Path X

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HLW
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151984
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Path X
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2012-05-03 17:13:05
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  1. What is early degenerative change of the articular cartilage due to the loss of proteoglycans, the unmasking of collagen fibers, and an increased water content in chrondrocytes?
    Fibrillation
  2. What is the complete loss (ulceration) of articular cartilage (permanent lesion)?
    Eburnation
  3. What are viable, often growing fragments, of cartilage and/or bone floating free in synovial fluids?
    Joint mice
  4. What are multiple bone growths derived from chondrification of fibrous tissue?
    Osteophytes
  5. Where are osteophytes mainly found? 2
    • Junctions of cartilage with periosteum
    • Along insertions of synovial capsules to bone
  6. What is a common and non-specific reaction to synovial membrane to persistent injury, causing the membrane to take on a velvety appearance?
    Villous hyperplasia
  7. What is formation of granulation on the synovial membrane?
    Pannus
  8. What is congenital contracture of a joint leading to articular rigidity (pigs), crooked calves, contracted foals, slipped tendon chickens, and spider lambs?
    Arthrogryposis
  9. What are some possible causes of arthrogryposis? 4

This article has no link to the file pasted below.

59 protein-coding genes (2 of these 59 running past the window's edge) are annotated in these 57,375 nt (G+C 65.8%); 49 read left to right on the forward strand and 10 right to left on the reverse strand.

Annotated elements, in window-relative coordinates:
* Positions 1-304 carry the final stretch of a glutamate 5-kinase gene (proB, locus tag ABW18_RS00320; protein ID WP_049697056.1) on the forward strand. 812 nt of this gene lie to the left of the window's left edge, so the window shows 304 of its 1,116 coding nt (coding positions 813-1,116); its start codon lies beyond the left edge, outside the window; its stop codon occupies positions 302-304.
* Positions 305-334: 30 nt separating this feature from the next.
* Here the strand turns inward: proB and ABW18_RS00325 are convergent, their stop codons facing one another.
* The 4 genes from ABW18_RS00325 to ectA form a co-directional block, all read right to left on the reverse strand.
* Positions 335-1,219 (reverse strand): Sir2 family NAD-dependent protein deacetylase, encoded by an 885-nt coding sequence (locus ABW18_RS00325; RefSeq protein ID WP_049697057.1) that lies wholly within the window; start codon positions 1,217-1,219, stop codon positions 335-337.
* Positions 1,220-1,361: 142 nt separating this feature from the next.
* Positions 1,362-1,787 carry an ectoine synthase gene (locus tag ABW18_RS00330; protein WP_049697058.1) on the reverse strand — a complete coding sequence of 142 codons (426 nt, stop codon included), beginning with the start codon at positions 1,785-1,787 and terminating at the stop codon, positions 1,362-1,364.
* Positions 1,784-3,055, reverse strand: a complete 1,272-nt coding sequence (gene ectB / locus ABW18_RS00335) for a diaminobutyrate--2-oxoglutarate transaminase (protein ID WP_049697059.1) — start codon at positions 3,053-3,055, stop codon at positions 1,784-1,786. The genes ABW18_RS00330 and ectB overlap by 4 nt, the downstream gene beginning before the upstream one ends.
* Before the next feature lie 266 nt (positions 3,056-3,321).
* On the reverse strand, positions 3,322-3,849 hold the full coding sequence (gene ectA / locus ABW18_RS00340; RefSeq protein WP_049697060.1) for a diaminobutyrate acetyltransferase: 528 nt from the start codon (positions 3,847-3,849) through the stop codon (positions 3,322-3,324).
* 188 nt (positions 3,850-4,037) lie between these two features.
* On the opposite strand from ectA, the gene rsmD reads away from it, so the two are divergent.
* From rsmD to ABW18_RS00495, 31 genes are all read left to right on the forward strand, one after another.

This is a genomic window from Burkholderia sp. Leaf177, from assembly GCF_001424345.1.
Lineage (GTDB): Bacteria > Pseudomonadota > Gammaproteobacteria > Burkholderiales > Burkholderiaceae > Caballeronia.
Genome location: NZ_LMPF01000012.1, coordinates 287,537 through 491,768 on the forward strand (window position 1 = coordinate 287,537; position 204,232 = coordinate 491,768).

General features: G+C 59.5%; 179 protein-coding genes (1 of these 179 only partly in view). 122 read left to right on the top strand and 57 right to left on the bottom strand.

• Intrauterine viral infections such as akabane and bluetongue
    • Lupine toxicosis in cattle
    • Poison hemlock in pigs
    • Mn deficiency in calves and chicks
  10. What can be a result of a reduced pelvic muscle mass, which causes instability and abnormal movement of the coxofemoral joint?
    Hip dysplasia
  11. What are the four stages of Degenerative Joint Disease? 4
    • Chrondromalacia
    • Fibrillation
    • Erosion
    • Ulceration/Eburnation
  12. What is a degenerative arthropathy with periarticular exotoses of equine interphalangeal joints, especially forelimbs?
    Ringbone
  13. What is an arthropathy of the equine tarsus, that may result in fibrous bone ankylosis of the hock?
    Spavin
  14. What are some etiological agents that can cause fibrinous inflammation in joints? 3
    • Streptococcus spp.
    • Haemophilus spp.
    • Erysipelas spp.
  15. What chronic bacterial infections can cause proliferative inflammation in joints? 2
    • Mycoplasma spp.
    • Erysipelas spp.
  16. What is the result of reduce vascular perfusion to the lamina (P3)?
    Laminitis
  17. What is a metabolic disease characterized by the deposition of urates in membranes, frequently seen in poultry, reptiles, and humans?
    Gout
  18. What is a chronic condition of normal animals fed large amounts of protein, or chickens with a genetic impairment in kidney to secrete uric acid resulting in deposition of uric acid in synovial capsules?
    Articular gout
  19. What is primary kidney failure resulting in deposition of uric acid in the kidney, heart, and other viscera?
    Visceral gout
  20. What type of arthritis involves the formation of IgG/IgM immune complexes and is common in small and toy breeds of dogs?
    Rheumatoid arthritis
  21. What are some diseases that can cause non-erosive arthritis? 3
    • Systemic lupus erythematoses (SLE)
    • Steroid responsive meningitis/arteritis
    • Neoplasia
  22. What malignancy of synovial fibrocyte origin can have both fibroblastic and epitheloid features (biphasic appearance)?
    Synovial cell sarcoma
  23. What are some examples of inflammation of the synovial bursa (bursitis)? 3
    • Carpal Hygromas (cattle, goats)
    • Poll Evil (C1-C2)
    • Fistulous Withers (nuchal ligament and 2nd thoracic spines)

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